• Fruit will be available at the fluid stations at miles 20–23.

Expected Race Day Weather

Average temperatures from past New York City Marathons:

  • Average high: 62°F/17°C
  • Average low: 47°F/8°C
  • Mean average: 55°F/13°C

Additional Race Info

World Records at New York City Marathon

The New York City Marathon route is not the most conducive for fast times, and has seen just a few marathon world records.


  • 1981 – Alberto Salazar (USA) 2:08:13

  • 1978 – Grete Waitz (Norway) 2:32:30

New York City Marathon – world’s largest marathon, this is one run you will not want to miss (if you can make it through the lottery).

Running resources:

{ 9 comments… read them below or add one }

Lorena February 2, 2013 at 8:36 am

I run the 2005 Chicago marathon, 1/2 marathon in 2007. Unfurtunaly I was just diagnose with breast cancer; yesterday I run 5 miles and realize that the word “cancer” is not stronger than me therefore I’m going to train for a reason New York in November sounds great, 26.1 miles is nothing!!! and cancer will know that I am stronger than him.


learning_curve March 22, 2013 at 3:38 am

God bless you Lorena – your dauntless spirit is inspiring !


Jorge January 3, 2013 at 10:24 am

I’m a soccer player. As well baseball I would like to know when register infor please


Michael Johnson January 3, 2013 at 5:28 am

I just returned from my 5th tour in Afghanistan.. I want to run so so bad, How do I get into the lottery?


Sally Dawodu-Talabi December 30, 2012 at 2:59 am

I will like to know how and when to register for the 2013 New York Marathon. Thanks


Haji Anis Ahmad Khan July 25, 2013 at 2:27 am

When to registered my name in 60+ age group?


Louis Giraldo November 13, 2012 at 8:21 am

Would like information on how to register to the 2013 NYC marathon


Luis Garcia November 13, 2012 at 5:56 am

I am a retired Army First Sergeant Combat Veteran. I ran and finished the Honolulu Marathon in 2005 (in Hololulu) and again in Iraq on 2006 while deployed at war. I am currently 42 years old and would like to make this run for my wife and 4 kids.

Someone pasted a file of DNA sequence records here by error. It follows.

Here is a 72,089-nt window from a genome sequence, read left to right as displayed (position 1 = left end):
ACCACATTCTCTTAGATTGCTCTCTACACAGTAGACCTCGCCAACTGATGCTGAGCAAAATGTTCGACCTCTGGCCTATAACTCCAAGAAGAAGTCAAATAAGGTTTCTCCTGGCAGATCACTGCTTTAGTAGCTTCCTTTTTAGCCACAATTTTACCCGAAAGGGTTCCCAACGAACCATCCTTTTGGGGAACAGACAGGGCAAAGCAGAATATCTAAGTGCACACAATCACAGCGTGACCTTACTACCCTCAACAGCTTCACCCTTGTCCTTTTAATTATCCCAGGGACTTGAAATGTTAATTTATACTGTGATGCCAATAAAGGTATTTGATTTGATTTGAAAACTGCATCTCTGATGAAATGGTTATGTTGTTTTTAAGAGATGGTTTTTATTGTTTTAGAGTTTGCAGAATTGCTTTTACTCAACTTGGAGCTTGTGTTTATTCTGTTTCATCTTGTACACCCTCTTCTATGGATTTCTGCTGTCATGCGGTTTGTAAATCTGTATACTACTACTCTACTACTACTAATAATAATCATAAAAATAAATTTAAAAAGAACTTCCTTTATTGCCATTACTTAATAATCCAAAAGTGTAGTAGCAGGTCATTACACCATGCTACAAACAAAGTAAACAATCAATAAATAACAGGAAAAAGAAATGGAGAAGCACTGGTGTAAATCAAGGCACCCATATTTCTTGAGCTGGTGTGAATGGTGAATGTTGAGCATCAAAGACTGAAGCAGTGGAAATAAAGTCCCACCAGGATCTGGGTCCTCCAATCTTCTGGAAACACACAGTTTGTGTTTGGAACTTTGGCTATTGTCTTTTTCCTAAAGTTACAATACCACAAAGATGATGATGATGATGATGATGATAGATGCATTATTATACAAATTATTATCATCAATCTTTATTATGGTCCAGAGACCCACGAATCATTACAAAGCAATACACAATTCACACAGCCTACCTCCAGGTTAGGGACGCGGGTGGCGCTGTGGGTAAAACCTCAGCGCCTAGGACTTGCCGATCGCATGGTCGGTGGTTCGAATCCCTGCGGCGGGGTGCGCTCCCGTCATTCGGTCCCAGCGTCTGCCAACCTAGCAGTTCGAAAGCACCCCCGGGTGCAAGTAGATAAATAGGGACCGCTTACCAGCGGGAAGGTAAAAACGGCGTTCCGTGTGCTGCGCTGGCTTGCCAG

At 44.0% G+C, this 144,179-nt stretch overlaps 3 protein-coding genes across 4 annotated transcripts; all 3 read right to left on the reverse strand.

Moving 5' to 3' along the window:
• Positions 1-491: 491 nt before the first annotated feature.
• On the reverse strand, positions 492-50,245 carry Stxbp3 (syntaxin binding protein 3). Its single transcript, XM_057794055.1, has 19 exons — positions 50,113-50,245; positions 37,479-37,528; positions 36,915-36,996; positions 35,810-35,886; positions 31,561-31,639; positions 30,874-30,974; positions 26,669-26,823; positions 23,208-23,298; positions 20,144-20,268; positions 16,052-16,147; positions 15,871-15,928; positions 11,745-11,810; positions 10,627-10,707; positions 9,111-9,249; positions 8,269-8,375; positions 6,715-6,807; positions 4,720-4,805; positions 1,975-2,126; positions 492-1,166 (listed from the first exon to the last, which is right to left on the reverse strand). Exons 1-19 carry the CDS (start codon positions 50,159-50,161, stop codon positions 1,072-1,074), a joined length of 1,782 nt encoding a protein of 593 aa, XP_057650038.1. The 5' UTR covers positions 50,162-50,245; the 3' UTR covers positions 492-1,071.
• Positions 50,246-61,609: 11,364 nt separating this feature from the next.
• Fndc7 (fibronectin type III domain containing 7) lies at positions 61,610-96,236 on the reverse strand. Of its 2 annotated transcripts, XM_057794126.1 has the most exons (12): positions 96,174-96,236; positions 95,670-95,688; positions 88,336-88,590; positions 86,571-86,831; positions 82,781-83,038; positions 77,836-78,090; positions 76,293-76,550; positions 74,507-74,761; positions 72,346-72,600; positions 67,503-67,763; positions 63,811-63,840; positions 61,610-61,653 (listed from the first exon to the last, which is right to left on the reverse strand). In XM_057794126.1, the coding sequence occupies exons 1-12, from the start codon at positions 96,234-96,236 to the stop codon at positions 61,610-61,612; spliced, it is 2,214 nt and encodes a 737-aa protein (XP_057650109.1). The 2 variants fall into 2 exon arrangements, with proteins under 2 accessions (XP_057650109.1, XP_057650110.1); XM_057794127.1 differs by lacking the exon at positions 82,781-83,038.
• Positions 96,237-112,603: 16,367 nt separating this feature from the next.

Clyde Torgerson November 10, 2011 at 11:32 am

I am a retired US Navy Chief of 25.6 years as an air traffic controller and 20 years as a physical fitness instructor. I will be turning 65 June 27th 2012 and have tried to register for your run on several occasions with no luck I am the Commander of our VFW post here in Cordova Alaska, and my fellow veterans have been pushing for me to run not only the NY but also the Boston, (I have yet to check with them). I also want to run for my family 4 children and 8 grand.

I have run over 300 full marathons and more than I can count half and 10k s. I ran my first in Bermudas first marathon in 1976, I also ran the 10k the day before, I finished both, ran in Ca. Az, Ak. Fl. NY. Japan, and many ultra marathons in Fl .AK. and CA. If I am out of line I’m sorry but I do wish to run your run and don’t know how else to go about it. My troops are wanting this in such a way that they have offered to pay for all. Thank you for your consideration in this mater and whatever assistance you can provide. Run to Live Clyde

I also carried the Olympic Torch in 1984.